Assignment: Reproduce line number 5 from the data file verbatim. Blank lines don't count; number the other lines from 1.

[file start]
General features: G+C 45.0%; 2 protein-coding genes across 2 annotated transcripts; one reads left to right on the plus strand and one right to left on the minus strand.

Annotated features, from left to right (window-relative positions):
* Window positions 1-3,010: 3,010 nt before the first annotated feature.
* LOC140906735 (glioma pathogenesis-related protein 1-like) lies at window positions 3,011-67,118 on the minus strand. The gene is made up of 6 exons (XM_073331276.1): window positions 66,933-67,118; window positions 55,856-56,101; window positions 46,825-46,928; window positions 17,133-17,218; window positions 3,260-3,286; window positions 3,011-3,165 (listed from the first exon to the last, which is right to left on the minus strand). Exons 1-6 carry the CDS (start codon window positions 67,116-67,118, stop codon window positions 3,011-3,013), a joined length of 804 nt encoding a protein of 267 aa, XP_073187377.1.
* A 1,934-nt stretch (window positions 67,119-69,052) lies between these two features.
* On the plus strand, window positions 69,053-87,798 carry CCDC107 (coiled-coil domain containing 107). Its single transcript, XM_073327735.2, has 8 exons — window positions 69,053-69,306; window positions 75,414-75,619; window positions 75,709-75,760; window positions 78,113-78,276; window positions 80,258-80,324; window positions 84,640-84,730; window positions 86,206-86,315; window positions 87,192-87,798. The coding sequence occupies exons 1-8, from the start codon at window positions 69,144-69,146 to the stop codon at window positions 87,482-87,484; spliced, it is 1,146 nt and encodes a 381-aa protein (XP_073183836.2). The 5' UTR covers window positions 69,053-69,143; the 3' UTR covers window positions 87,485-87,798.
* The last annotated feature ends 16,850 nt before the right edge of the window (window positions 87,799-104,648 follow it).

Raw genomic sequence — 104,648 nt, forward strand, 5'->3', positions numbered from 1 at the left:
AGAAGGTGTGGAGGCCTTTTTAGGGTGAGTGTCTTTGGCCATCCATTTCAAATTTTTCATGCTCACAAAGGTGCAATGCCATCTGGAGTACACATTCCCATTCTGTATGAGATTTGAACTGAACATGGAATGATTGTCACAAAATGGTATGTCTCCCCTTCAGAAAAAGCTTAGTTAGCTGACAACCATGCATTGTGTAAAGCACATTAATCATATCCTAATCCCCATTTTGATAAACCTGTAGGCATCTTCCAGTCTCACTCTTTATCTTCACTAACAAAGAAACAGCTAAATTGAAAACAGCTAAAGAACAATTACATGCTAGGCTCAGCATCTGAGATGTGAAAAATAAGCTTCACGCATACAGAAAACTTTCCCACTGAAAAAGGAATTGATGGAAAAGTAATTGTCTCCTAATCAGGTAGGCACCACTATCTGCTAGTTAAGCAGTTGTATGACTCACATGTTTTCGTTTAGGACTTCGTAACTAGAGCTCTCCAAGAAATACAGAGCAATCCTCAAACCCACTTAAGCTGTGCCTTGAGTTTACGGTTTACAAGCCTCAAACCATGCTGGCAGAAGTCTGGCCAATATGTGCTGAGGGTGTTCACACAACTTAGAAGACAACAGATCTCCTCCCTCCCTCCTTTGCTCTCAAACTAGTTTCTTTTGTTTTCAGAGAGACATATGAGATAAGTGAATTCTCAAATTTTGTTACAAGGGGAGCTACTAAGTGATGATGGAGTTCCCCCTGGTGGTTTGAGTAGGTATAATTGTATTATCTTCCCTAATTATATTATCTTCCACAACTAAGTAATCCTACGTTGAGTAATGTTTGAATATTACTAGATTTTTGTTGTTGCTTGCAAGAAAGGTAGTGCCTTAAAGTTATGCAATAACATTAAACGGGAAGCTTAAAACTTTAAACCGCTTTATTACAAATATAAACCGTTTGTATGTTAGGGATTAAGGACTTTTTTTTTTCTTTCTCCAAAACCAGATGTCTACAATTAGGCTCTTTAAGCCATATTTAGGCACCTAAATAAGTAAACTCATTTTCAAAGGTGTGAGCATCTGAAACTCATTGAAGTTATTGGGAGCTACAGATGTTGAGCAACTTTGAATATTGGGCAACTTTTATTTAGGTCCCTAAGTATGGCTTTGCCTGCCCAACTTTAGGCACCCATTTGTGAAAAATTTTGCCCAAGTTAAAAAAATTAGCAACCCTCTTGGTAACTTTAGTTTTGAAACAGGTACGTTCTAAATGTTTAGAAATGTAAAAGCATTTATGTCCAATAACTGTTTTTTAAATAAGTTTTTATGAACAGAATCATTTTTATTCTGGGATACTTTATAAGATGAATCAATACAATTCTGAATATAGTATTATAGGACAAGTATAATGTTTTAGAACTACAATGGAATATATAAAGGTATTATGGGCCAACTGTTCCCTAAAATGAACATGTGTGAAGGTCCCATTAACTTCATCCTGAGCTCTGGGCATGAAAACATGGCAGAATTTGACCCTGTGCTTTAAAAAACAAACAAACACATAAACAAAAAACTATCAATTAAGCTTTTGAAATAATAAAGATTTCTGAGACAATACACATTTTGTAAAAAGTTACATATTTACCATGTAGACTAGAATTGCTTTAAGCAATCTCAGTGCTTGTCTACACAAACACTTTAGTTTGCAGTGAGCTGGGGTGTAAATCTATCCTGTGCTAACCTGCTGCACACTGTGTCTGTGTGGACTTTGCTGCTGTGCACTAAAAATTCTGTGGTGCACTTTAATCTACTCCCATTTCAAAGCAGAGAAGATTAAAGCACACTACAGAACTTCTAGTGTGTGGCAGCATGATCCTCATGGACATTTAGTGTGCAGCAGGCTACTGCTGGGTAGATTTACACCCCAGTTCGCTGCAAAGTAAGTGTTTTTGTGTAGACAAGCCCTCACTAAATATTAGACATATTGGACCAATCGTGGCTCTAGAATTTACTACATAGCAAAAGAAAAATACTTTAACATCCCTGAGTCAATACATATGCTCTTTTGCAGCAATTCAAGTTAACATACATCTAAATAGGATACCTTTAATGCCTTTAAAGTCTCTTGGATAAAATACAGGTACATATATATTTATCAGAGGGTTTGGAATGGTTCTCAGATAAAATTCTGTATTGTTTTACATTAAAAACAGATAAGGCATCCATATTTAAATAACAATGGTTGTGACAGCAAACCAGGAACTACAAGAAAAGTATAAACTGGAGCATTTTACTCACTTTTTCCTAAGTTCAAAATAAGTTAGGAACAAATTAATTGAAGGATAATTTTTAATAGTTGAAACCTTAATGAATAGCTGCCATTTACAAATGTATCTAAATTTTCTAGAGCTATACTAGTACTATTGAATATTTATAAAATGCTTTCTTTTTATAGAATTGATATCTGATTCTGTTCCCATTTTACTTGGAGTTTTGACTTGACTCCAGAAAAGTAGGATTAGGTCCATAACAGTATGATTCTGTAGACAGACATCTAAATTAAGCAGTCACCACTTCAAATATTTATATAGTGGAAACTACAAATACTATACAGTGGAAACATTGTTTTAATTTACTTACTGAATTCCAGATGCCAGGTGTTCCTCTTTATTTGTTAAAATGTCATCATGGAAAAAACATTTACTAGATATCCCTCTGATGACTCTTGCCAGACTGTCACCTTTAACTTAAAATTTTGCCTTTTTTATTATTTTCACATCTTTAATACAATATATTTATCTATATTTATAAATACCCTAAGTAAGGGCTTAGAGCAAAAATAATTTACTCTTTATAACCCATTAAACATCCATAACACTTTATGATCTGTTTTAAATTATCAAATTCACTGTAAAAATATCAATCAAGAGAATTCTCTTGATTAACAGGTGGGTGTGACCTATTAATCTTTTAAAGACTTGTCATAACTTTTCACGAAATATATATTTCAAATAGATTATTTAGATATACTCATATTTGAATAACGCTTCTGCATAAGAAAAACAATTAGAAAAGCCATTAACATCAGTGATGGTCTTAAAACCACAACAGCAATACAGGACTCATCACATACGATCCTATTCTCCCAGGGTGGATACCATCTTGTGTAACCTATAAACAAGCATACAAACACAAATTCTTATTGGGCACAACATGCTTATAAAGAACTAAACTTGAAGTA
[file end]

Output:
* A 1,934-nt stretch (window positions 67,119-69,052) lies between these two features.